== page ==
There is an Irish saying, "the person who speaks the truth should have one foot in the stirrup." He should be ready to ride off at once. People do not like the truth, especially when it challenges their attitudes; and the reaction is often to try to destroy the evidence of the truth or the one who witnesses to it. The political and religious authorities of the time of Jesus were at enmity most of the time. Now, instead of listening to his challenge to internalize their publicized values and bring their attitudes and behavior into conformity with them, they decide to work together to plot the death of Jesus. This pattern of behavior is still followed by people today who discover lack of integration in themselves. They try to avoid the pain of facing up to it by destroying the evidence of its existence or by trying to discredit or avoid the person who points out the road of health to them. In their efforts to avoid the pain of integration they lead themselves into the much greater pain of a neurotic life.

The process of internalization and interiorization of our professed values and of living them out in our attitudes is a frightening one. It is, however, a process that must take place in our outer world and in our inner world. We try very often to conceal the need in our outer world and to deny it in the inner world. If we are insecure we try to cover this up by accumulating possessions, and by seeking prestige and power. If we cannot find possessions, prestige and power in the political world we may seek them in the religious world. We express ourselves in actions or in rituals that may be an avoidance of coming home to our deeper selves and our deeper fears. Prayers that are words coming from the heart are true praise and worship of God. But unfortunately "prayers" can also be mere words; they can conceal a fear of entering into our interior. They can give a false impression of being at home with God and with the values and attitudes that God stands for.

The sixth chapter of the Johanine Gospel has very clear eucharistic teaching. It was written down by a community that had been celebrating the Eucharist, a thanksgiving meal in memory of Christ, for about 50 years. So the experience of the community is also reflected in the account.

The chapter begins with challenging the people that they were following Jesus because they had seen miracles and been given food to eat. Jesus keeps challenging them that the food is a symbol of something greater that he wants to give them. In the scene in chapter four where Jesus meets the woman at the well we have a similar happening. (This chapter is replete with baptismal teaching.) When Jesus talks about the living water she missed the point and asks that she may have the water so that she would not have to go to the well any more. Here in chapter six Jesus talks about living bread.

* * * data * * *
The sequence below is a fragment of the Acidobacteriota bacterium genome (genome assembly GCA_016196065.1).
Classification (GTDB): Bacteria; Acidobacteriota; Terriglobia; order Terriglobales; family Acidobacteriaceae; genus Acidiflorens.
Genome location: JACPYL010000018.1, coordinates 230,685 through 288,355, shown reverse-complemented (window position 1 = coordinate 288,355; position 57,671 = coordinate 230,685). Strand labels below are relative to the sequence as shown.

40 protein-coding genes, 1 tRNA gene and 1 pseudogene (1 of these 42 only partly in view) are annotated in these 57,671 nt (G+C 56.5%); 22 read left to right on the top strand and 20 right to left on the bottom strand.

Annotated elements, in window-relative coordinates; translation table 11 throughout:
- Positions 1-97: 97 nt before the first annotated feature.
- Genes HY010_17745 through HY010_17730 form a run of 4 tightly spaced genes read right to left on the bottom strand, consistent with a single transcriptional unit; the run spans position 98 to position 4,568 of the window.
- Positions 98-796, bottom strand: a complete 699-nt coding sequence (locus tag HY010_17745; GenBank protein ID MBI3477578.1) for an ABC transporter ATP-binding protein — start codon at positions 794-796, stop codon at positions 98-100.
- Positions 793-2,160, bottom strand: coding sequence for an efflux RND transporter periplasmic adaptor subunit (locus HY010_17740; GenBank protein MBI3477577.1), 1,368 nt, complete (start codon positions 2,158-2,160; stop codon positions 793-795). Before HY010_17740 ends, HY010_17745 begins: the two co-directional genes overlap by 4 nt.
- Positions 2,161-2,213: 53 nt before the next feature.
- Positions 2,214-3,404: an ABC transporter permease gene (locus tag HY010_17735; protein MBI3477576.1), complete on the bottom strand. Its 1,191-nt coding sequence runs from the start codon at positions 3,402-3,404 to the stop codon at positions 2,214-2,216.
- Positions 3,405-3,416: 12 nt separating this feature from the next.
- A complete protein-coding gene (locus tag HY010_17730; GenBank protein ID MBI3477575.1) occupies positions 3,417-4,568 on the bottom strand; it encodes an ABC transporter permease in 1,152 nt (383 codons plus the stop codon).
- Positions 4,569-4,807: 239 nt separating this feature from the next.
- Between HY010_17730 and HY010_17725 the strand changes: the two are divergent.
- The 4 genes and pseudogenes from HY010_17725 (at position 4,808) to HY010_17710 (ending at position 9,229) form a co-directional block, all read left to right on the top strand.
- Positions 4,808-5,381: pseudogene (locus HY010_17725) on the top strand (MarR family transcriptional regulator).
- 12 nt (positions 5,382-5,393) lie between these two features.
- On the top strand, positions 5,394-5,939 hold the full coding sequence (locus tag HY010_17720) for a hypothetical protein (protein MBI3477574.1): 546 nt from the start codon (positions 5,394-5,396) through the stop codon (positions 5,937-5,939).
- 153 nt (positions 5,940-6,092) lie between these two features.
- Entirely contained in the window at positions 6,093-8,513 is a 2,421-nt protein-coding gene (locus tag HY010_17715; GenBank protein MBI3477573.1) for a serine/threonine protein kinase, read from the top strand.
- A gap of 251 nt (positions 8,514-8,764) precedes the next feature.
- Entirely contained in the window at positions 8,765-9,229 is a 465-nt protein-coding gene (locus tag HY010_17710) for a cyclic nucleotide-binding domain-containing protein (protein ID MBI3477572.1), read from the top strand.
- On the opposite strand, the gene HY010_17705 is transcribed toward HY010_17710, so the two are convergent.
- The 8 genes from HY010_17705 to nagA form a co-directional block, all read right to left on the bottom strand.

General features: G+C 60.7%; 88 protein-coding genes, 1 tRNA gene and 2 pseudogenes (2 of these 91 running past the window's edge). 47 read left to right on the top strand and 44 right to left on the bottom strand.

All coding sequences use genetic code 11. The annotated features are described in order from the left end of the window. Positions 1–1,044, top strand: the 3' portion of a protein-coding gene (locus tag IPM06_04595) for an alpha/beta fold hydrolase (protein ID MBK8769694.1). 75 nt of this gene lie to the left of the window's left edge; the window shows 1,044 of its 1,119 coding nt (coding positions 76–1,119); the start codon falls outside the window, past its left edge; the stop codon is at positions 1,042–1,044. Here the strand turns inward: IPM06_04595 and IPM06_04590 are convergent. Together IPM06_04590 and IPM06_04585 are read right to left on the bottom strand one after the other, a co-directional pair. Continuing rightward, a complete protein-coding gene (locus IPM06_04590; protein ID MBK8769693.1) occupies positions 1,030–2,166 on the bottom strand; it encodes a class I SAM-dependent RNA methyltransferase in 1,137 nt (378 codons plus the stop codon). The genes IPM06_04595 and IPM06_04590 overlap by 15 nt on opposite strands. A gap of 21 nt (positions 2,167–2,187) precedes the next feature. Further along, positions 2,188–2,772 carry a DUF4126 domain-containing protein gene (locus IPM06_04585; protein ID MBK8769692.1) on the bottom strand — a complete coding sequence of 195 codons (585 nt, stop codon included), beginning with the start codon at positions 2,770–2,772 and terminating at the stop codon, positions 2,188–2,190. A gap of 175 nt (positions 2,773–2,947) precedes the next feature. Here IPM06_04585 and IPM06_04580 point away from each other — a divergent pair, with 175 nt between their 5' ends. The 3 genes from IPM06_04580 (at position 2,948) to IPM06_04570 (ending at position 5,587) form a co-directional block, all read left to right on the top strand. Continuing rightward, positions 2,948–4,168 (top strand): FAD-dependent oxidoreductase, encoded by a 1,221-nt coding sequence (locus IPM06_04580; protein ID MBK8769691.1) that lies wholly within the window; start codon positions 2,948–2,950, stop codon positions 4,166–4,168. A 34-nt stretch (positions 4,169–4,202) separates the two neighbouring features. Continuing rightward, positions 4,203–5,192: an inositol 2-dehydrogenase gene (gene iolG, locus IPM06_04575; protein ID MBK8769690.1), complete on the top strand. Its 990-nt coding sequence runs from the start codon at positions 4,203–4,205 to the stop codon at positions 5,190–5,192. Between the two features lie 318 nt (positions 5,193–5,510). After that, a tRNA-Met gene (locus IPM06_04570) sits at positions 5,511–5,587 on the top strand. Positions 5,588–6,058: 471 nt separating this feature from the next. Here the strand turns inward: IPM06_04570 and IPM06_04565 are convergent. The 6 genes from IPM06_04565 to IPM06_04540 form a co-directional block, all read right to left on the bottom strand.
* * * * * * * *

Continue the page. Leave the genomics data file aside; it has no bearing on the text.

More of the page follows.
One of the translations says, "HE WHO MUNCHES THIS BREAD WILL LIVE FOREVER."

The whole point of Jesus here is that just as bread is assimilated into the body and becomes part of the body and energizes it, so too Jesus, and his teaching and values and attitudes, are to be interiorized and integrated into us so that we can live out of them and therefore live forever in him.

What we are talking about here is bringing about a consistency between our outer world and our inner attitudes. We can have an understanding of Jesus as "God in the Box," "a prisoner of love in the tabernacle." It is a theology of a Jesus who is out there and will not touch or challenge us. Unless we also see Eucharist as a celebration of the presence of the living Jesus it will leave us unchanged.

The living Jesus gave us this bread of a sign of himself. THIS BREAD WAS TAKEN… BLESSED… BROKEN… AND GIVEN FOR US. We must be in touch with our blessedness, brokenness, given-ness if our Eucharist is to be a living bread for us. We must have the interior attitudes of Christ.

We will not have these "dangerous" challenging inner attitudes unless we are able to live comfortably within our selves. For this we need solitude, silence, meditation. Pope John Paul II said in Pastores Dabo Vobis, "Silence is the vital atmosphere in which to perceive God and to allow ourselves to be won over by him." Without the practice of silence, there is a great danger that we too will miss the meaning of the Eucharist and fail to interiorize and live the "dangerous memory of Jesus" which will qualify us to live forever with him.

Source: Sundays into Silence - A Pathway to Life. Copyright © 1998 by Claretian Publications

See Also:

Sermons, Gospel Analyses and Bible Commentaries on the Lectionary Readings for the 3rd Sunday after New Sunday